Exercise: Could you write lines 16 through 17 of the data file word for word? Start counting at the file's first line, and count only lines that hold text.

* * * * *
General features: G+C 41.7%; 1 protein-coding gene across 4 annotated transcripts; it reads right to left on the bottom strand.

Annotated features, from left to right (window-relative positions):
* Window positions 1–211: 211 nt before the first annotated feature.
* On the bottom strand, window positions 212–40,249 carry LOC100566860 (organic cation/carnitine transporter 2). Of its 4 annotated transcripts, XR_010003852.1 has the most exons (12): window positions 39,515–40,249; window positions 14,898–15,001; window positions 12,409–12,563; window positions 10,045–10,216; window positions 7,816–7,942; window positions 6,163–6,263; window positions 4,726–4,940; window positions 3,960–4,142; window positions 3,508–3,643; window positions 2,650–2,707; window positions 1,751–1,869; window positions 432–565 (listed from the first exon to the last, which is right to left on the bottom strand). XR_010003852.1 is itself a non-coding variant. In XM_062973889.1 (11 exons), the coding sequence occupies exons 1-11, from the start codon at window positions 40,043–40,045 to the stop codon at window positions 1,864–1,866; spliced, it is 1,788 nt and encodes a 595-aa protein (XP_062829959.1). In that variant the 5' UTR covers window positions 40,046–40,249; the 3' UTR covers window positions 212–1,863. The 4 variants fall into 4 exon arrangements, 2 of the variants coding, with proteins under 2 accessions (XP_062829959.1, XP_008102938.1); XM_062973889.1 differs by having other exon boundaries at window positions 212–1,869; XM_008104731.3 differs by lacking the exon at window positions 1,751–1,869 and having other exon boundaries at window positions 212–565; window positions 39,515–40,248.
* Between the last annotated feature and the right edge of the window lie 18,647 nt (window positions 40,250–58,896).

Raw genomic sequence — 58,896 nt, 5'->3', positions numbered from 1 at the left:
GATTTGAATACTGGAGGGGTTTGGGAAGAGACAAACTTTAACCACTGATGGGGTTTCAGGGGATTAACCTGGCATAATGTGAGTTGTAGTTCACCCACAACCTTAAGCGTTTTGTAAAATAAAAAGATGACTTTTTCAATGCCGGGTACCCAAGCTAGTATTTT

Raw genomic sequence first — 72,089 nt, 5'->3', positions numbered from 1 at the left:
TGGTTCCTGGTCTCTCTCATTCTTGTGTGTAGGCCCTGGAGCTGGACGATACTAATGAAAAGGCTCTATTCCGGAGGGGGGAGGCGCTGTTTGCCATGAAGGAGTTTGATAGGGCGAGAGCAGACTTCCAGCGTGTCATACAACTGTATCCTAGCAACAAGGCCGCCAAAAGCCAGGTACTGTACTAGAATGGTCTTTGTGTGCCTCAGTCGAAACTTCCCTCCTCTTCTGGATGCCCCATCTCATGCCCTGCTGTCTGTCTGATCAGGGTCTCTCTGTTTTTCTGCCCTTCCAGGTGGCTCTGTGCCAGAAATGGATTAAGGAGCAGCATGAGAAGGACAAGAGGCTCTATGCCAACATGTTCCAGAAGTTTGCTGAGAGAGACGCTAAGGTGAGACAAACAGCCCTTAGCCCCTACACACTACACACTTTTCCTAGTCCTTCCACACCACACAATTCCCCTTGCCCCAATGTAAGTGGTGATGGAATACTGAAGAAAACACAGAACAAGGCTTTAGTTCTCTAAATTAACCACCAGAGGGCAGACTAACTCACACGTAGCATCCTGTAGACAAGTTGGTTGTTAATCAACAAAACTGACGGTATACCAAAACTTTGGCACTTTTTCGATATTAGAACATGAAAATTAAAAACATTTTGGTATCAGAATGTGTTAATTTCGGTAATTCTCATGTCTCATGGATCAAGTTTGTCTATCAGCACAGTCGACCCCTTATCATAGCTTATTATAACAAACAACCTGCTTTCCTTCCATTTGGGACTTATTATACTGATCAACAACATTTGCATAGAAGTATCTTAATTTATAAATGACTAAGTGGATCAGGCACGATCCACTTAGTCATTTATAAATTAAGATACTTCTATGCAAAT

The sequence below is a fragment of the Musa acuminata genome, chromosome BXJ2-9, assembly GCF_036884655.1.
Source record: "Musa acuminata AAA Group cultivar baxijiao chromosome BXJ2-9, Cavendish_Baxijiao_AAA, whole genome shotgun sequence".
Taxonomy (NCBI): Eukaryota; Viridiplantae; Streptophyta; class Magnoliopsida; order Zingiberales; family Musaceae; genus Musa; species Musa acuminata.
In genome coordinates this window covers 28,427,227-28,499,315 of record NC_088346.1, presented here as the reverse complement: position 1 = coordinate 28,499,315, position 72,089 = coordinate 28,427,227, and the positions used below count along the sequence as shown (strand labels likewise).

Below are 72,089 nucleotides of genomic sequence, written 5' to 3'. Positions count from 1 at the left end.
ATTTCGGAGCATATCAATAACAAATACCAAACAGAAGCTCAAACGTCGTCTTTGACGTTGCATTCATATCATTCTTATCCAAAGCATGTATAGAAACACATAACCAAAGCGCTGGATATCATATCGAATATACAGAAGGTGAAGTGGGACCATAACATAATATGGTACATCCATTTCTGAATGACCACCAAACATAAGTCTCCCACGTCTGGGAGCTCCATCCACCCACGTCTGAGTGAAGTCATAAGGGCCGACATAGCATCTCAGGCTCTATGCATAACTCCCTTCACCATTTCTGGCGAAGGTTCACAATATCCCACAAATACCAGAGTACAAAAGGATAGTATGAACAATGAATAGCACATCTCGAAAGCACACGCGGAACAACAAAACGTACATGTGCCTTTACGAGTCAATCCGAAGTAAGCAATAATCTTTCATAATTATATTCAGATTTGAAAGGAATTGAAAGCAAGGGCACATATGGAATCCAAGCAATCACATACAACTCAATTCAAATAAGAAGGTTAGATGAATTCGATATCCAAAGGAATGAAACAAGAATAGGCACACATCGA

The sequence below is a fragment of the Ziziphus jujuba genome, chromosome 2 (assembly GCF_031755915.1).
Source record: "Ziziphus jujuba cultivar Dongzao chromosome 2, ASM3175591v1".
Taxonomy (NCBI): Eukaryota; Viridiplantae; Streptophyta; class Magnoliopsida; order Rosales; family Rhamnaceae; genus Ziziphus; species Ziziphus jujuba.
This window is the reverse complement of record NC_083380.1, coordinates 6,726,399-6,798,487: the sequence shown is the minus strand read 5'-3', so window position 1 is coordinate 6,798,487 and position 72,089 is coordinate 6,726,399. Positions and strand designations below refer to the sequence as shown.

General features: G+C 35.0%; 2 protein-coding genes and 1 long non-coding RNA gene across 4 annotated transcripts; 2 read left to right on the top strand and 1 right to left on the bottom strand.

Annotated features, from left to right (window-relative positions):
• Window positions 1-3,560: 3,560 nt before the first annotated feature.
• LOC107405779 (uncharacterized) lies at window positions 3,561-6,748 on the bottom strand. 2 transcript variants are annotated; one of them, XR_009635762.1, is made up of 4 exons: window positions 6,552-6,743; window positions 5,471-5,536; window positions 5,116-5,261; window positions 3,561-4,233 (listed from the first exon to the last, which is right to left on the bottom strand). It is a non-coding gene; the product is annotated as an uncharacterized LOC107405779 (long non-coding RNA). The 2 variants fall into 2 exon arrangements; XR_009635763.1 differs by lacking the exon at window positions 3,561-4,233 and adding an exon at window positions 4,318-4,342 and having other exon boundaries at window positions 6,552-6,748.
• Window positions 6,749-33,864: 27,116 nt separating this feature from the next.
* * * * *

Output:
The sequence below is a fragment of the Ziziphus jujuba genome, chromosome 2 (assembly GCF_031755915.1).
Source record: "Ziziphus jujuba cultivar Dongzao chromosome 2, ASM3175591v1".